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Friday, February 06, 2009

The Barry Bonds Trial

This week, the press has released a good deal of the federal government's evidence against Barry Bonds in his approaching trial on charges of perjury and obstruction of justice. A federal judge unsealed a 223-page stack of documents that seems quite damning. The SF Chronicle summarized:
-- Positive tests on a urine sample originally collected from Bonds by Major League Baseball in 2003. The government says retesting proved Bonds had been using "the clear," also known as THG, the undetectable steroid distributed by the Bay Area Laboratory Co-Operative of Burlingame.

Also detected in the 2003 sample was Clomid, a drug sometimes used by male steroid users to mask their drug use or to jump-start their natural ability to produce testosterone after prolonged steroid use, the government said.

-- Three private steroid tests, done in 2000 and 2001, that allegedly show Bonds was using steroids at that time. The tests were ordered by BALCO to track Bonds' drug regimen, company Vice President James Valente told a grand jury in 2006.

All three tests showed Bonds was using the injectable steroid methenolone, and two also showed use of nandrolone, prosecutors said.

-- A 2003 recording in which [Bonds personal trainer Greg] Anderson described Bonds' use of an undetectable drug to evade baseball's steroid tests...

-- Testimony from Oakland A's slugger Jason Giambi, his brother and former Athletic Jeremy Giambi, and former Giants Benito Santiago, Bobby Estalella and Marvin Benard. All will acknowledge using banned drugs and identify calendars kept for them by Anderson to track their steroid use, the government said. Prosecutors say the players' calendars are virtually identical to calendars Anderson kept for Bonds.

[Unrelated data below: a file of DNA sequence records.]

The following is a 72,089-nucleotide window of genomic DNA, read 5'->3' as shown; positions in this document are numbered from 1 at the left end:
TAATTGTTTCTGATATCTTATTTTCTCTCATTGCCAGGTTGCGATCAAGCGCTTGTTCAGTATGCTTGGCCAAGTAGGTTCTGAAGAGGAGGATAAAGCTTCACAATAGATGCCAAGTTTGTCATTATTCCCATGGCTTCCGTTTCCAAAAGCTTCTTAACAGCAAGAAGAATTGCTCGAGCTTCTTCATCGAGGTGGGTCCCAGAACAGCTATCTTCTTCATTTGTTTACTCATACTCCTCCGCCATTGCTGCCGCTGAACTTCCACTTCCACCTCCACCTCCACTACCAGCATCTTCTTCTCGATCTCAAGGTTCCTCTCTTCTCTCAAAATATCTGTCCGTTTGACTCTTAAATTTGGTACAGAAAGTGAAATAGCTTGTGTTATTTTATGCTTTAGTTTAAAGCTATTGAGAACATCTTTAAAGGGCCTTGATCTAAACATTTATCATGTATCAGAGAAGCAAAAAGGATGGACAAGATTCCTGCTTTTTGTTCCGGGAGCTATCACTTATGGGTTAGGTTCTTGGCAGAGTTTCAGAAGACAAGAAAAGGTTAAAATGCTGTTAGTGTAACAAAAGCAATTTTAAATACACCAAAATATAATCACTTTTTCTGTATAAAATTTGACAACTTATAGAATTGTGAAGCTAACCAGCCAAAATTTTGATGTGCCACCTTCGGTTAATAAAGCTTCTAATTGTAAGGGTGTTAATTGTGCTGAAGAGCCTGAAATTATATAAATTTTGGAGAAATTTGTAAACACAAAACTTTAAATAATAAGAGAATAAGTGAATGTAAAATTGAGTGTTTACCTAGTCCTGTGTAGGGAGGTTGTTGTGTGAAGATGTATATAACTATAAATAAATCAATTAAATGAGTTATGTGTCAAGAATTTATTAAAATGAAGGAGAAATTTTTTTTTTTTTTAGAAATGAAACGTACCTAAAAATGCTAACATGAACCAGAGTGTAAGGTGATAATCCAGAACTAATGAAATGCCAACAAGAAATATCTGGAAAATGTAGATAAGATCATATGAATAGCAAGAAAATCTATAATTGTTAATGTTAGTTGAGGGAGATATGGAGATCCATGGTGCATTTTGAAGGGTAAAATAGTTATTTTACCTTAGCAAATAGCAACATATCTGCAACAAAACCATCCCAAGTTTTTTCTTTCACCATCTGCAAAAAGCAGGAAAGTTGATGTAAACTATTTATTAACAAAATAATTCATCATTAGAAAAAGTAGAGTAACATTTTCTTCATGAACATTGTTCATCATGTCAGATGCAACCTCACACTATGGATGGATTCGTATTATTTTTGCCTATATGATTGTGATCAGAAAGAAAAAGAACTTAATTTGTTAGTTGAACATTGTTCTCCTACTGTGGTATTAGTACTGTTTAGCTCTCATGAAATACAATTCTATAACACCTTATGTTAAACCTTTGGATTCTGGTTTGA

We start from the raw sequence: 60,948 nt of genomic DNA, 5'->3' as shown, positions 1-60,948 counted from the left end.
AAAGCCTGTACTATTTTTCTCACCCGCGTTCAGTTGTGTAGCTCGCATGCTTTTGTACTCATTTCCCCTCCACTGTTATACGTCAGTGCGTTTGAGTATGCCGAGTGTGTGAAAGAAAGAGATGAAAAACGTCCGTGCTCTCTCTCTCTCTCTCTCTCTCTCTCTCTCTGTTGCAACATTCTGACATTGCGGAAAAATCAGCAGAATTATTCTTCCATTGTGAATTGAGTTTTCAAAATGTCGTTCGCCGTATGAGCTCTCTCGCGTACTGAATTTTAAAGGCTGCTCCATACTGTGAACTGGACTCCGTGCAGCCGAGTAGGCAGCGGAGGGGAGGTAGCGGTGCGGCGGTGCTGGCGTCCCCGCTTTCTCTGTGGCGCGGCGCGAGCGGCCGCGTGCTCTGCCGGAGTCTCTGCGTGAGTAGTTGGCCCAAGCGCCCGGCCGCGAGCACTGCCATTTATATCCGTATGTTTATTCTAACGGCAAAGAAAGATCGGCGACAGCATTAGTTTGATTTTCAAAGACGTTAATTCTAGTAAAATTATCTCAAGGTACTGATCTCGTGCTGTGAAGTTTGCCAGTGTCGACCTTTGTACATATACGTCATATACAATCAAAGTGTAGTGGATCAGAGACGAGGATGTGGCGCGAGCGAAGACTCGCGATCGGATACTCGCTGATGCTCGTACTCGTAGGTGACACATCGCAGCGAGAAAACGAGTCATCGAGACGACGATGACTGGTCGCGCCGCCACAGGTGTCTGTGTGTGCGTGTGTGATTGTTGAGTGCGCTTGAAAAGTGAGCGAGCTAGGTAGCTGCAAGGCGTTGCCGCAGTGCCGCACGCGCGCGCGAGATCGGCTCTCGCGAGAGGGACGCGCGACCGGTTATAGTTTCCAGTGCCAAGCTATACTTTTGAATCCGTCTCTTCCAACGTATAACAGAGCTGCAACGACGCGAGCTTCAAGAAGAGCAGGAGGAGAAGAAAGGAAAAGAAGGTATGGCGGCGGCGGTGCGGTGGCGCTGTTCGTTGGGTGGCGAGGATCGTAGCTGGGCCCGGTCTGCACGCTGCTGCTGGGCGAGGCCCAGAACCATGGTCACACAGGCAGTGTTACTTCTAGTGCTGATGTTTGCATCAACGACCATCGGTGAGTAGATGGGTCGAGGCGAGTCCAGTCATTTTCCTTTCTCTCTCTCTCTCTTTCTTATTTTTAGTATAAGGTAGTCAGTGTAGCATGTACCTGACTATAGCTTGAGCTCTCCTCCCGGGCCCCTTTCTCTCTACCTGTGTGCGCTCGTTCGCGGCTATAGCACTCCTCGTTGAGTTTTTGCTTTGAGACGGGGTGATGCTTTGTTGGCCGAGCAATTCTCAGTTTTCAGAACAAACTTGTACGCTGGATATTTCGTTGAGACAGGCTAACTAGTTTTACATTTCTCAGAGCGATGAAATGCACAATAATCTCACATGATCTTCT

Because Anderson has long refused to testify against Bonds, however, much of this evidence could be considered hearsay and the judge has already said that she is inclined to throw it out of his trial.

The judge did not threaten to toss out the 2003 conversation taped by Bonds's longtime friend and business manager Steve Hoskins, nor the results of major league baseball drug tests. One test used new methods on an old urine sample to identify a steroid that was not found at the time of the test.

I'm currently reading Game of Shadows by Chronicle reporters Mark Fainaru-Wada and Lance Williams, who originally reported about the Hoskins tape in 2004 and also revealed most of the other evidence years ago.

What I can report about the book is that the reporters' accusations about Bonds and other athletes matches closely what the federal government has against Bonds. Of course, this should not be especially surprising since an attorney for Victor Conte, founder of the Bay Area Laboratory Co-operative (BALCO) let them see copies of the secret grand jury testimony years ago.

The book provides a means to get a handle on the full story, though the writing is sloppy in spots. Its message is somewhat depressing and will make readers even more cynical about high-level sports.

Armed with the book's insights, one can use google and ruin many a good story.

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